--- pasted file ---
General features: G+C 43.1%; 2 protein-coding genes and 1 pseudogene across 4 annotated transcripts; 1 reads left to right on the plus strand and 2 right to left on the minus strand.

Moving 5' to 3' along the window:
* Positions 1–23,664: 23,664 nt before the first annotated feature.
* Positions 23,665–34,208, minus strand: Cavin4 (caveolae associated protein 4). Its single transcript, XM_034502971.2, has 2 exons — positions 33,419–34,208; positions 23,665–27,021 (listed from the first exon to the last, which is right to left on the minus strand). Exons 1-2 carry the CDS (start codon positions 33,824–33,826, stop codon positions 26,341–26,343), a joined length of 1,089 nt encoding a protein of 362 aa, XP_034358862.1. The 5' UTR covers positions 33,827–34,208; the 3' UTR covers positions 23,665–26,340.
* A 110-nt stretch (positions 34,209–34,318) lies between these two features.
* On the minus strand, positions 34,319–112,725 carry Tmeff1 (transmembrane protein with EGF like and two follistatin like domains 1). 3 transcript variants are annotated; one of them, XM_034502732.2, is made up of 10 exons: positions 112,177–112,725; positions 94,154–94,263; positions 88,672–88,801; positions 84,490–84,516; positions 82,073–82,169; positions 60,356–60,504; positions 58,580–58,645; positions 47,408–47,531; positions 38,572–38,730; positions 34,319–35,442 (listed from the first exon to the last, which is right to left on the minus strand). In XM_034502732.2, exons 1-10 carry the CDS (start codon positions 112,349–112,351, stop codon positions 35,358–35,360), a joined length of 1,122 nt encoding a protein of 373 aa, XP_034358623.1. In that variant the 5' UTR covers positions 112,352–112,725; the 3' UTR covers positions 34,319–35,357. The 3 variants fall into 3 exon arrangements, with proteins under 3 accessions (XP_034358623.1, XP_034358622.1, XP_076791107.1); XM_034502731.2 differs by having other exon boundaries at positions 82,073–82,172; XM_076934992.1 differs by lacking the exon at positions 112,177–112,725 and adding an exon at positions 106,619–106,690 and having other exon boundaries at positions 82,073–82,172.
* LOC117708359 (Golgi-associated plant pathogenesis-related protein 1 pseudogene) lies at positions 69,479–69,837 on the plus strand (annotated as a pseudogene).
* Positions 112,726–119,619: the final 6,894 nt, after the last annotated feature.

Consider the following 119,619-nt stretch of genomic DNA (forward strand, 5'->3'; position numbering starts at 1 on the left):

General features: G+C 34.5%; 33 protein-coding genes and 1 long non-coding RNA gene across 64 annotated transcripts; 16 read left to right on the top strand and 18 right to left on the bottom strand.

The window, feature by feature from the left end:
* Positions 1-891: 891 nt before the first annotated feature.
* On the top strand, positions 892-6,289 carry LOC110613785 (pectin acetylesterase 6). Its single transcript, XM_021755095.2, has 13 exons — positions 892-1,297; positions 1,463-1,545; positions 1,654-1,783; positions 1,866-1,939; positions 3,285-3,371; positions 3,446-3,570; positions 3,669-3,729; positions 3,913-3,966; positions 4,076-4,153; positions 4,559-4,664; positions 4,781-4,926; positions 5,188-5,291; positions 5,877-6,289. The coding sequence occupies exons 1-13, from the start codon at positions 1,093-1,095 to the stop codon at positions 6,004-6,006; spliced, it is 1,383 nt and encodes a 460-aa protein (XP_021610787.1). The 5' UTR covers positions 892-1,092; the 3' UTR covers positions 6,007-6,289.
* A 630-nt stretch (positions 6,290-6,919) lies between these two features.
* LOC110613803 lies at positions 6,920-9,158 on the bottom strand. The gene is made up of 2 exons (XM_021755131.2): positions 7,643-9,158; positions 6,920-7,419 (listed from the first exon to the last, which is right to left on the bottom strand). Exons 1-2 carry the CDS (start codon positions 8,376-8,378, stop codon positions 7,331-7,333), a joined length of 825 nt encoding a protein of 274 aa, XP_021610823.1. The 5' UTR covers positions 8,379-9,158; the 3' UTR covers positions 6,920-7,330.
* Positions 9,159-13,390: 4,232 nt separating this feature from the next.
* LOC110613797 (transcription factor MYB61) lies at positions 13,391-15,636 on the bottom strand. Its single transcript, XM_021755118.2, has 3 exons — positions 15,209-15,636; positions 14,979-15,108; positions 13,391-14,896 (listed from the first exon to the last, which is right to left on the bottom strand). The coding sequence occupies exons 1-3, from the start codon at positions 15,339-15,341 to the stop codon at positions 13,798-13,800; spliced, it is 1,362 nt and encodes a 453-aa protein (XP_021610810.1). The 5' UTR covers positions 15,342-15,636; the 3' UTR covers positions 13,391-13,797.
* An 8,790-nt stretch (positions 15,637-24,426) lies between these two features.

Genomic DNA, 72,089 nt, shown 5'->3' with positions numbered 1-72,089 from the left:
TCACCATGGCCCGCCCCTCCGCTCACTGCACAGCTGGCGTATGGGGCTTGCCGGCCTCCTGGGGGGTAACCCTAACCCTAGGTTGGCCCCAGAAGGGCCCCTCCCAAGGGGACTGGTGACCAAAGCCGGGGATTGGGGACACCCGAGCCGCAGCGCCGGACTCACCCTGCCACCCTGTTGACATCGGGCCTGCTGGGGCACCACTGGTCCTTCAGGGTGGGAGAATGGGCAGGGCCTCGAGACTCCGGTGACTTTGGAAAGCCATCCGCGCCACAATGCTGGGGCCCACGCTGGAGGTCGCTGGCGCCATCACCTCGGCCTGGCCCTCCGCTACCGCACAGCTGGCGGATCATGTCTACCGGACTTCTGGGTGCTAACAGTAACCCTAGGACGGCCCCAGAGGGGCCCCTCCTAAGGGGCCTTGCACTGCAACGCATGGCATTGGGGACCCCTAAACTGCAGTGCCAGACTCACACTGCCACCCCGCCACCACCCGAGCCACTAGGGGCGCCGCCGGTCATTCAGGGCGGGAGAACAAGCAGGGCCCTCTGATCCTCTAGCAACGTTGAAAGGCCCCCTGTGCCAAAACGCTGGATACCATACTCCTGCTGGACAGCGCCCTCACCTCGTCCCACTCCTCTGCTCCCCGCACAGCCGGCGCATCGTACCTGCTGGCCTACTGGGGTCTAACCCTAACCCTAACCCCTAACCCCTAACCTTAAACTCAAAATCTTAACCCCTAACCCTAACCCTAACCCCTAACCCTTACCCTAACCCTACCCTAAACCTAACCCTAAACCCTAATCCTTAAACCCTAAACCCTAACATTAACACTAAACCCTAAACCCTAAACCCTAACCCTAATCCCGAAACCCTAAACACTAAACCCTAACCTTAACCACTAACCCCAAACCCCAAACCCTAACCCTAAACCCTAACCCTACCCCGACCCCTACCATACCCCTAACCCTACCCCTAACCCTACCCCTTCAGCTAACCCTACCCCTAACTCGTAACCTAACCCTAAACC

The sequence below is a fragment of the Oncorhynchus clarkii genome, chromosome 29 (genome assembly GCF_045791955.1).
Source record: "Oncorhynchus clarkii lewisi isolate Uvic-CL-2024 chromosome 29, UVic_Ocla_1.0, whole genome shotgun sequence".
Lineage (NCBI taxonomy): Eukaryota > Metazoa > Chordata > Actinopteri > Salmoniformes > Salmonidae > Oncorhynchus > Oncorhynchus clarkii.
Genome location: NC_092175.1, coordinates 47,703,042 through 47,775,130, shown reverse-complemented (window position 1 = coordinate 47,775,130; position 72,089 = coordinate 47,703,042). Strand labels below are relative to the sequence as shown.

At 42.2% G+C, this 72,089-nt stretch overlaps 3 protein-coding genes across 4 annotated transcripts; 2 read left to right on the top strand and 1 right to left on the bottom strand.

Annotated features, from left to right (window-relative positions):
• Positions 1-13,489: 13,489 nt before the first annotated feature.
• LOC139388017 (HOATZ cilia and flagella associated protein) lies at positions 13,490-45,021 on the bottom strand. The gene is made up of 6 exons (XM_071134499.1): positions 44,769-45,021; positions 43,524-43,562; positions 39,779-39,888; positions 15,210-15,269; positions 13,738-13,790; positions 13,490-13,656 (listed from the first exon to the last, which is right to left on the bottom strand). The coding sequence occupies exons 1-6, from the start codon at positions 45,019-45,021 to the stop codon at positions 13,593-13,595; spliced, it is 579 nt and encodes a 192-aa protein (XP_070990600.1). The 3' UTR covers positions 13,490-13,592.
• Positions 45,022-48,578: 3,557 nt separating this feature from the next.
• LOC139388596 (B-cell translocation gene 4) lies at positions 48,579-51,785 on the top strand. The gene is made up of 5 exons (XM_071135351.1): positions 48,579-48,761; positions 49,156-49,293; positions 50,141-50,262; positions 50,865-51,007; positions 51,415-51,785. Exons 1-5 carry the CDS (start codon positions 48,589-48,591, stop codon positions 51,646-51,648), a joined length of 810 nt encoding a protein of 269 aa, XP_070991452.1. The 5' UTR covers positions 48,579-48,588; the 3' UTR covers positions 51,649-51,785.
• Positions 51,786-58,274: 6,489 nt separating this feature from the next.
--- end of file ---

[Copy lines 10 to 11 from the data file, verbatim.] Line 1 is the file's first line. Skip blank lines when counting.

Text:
General features: G+C 34.5%; 33 protein-coding genes and 1 long non-coding RNA gene across 64 annotated transcripts; 16 read left to right on the top strand and 18 right to left on the bottom strand.

The window, feature by feature from the left end: